Clarke: Yeah. So that’s some advanced selling. You’re coming at this with the lens of a very advanced seller. So I think in this particular case, I would let you do anything you wanted to do. But if we’re talking about a general – we’re talking about a new user on Fiverr. I think that getting into the mindset of offering a small, defined service is a best practice for a brand new user. Whether that will always be the case, I cannot see that far into the future. But I think at present, we would still recommend really breaking out your service into those – into that small, discreet offering that’s reflected in the title, which also kind of trains your buyers to understand how Fiverr works as well.
Adam: Because I totally see from the new user point of view, how you simplify and make it very obvious so both they can learn how to control or manage their orders on Fiverr and the buyers are informed as well. But for me, when it’s really close like something like social media, I think there’s a small argument to be made that if you had a social media Gig and you had 20 orders and you had 20 feedback, as a new seller, that could potentially look better than having five separate Gigs with like three or four feedback on each. I know I’m being a little bit controversial now.
Clarke: I understand your perspective. I think that it’s totally valid what you’re saying and I think that yeah, there’s definitely an argument to be made for doing that. But we’re – our priority is to kind of educate the majority of folks on the best practice that we think will work well for the majority of users and I think there will always be exceptions to that and you certainly proposed one there. But I think that in general, it’s – we would encourage users to kind of – we would encourage users to be disciplined in how they organize and structure their Gigs because that’s really what the essence of – like the spirit of Fiverr is about. It’s about selling these Gigs, these services on a marketplace in the same way that you would purchase a product online. You’re purchasing a service. So it really – it goes back to like the very essence of what Fiverr is all about. That’s why I’m defending it.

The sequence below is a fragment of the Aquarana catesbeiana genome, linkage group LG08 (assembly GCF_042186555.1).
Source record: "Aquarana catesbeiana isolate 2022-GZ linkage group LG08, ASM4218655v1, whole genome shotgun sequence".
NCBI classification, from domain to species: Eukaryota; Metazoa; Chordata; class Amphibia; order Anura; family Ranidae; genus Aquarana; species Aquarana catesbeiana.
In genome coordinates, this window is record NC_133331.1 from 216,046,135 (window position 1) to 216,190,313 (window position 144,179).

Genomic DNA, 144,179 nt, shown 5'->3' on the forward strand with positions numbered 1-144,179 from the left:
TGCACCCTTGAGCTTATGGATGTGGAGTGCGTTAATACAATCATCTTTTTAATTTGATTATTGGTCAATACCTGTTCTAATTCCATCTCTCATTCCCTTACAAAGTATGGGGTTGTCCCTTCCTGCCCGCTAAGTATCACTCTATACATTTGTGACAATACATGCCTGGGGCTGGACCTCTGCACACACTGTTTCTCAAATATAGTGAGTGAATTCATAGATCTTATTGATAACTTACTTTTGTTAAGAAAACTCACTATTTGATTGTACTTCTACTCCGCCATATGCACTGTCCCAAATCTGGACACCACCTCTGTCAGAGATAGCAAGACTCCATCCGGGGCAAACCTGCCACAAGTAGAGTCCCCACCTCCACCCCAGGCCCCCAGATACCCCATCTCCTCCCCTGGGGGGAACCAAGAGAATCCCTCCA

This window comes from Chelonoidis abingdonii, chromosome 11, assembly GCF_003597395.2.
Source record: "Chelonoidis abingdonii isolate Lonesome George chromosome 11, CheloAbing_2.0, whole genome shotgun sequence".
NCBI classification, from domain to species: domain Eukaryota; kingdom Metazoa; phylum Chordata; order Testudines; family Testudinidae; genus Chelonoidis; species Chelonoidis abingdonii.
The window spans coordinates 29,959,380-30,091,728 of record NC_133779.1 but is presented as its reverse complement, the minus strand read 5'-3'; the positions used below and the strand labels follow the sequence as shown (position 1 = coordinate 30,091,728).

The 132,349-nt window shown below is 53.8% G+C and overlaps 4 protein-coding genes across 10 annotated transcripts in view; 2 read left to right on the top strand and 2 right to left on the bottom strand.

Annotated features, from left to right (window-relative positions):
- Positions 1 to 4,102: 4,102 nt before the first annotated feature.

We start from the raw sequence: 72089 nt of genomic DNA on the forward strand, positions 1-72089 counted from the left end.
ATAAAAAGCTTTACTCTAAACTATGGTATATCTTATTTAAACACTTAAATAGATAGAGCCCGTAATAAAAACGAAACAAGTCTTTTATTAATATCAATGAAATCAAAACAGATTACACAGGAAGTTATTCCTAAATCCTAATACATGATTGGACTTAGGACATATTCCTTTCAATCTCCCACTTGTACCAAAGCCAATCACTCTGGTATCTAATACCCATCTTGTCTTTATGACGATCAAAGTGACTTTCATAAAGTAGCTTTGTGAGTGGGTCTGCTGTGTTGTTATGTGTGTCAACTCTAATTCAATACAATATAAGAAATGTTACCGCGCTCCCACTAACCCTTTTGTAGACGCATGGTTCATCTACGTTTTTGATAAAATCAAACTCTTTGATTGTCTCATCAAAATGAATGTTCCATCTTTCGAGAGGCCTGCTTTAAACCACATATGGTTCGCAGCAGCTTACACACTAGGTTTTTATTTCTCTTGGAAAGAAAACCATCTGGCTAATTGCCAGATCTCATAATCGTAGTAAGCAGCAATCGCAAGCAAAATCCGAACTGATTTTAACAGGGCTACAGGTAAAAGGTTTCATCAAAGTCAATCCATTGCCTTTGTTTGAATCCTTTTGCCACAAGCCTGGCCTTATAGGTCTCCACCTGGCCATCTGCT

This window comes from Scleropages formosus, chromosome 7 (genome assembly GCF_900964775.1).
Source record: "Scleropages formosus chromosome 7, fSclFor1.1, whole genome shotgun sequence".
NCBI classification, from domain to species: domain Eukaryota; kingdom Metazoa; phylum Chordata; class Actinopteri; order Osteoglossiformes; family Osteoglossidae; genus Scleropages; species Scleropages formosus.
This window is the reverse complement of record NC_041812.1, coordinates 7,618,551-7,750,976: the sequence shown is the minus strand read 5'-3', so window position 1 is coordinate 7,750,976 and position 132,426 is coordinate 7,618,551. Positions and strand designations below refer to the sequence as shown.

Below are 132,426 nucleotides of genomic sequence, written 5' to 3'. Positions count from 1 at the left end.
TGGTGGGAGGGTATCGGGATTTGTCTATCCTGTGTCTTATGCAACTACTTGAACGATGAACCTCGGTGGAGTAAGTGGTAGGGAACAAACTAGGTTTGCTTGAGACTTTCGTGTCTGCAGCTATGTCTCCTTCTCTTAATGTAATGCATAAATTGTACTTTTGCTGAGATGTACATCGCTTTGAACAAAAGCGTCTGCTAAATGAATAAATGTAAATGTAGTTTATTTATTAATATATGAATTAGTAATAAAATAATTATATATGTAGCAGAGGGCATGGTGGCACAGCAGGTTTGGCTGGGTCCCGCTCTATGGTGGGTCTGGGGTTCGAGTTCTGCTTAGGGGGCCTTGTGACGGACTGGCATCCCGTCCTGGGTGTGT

Ryan: I will jump in and defend that too. I mean I think that’s a very specific example and I think what Clarke is referring to is something saying, “I will create you a logo or a video or a jingle for $5.” I mean all the services for social media are falling under a pretty small umbrella. But I would think when you position yourself – like that could be still specific, a graphic for social media versus multiple services crammed into one that are broad spectrum categories.
Adam: Oh, yeah, yeah, for sure. I’ve seen examples of multiple spectrum services, crammed into one, and I completely agree with that and that is something that I would say let’s keep them split. I just wanted to kind of highlight the element of – whilst it’s a statement that kind of covers the majority of Gigs, it’s not quite blanket. So there may be some examples where it may be more beneficial to keep things in one if they’re very related and pretty much the same service.
Don’t go out and create like 10 different Gigs with very small different changes. If you had for example “I will create a modern logo,” and then you made another Gig saying “I will create a retro logo,” and then “I will create a futuristic logo,” it would make much more sense in that scenario to have, “I will create a logo,” and inside your Gig instructions ask what style would you like.
Clarke: Yeah, that – I agree with that completely. I would consider the “I would create a logo” to even those variations in style. That still goes back to one service, right? The logo creation. It’s not I will create a logo and I will make an info graphic for you or I will do something – some other unrelated design assets. So in that case, I would say that that should be one of the – you can define elsewhere in the Gig the actual like style that you’re offering and those other details because you will have space to do that in other places and this is just the title.
Adam: Yeah. I wanted to kind of highlight that because we’ve talked about in the show before as well where we’ve seen buyers kind of follow the idea of one type of service. But they don’t – they’re a little bit too strict with it.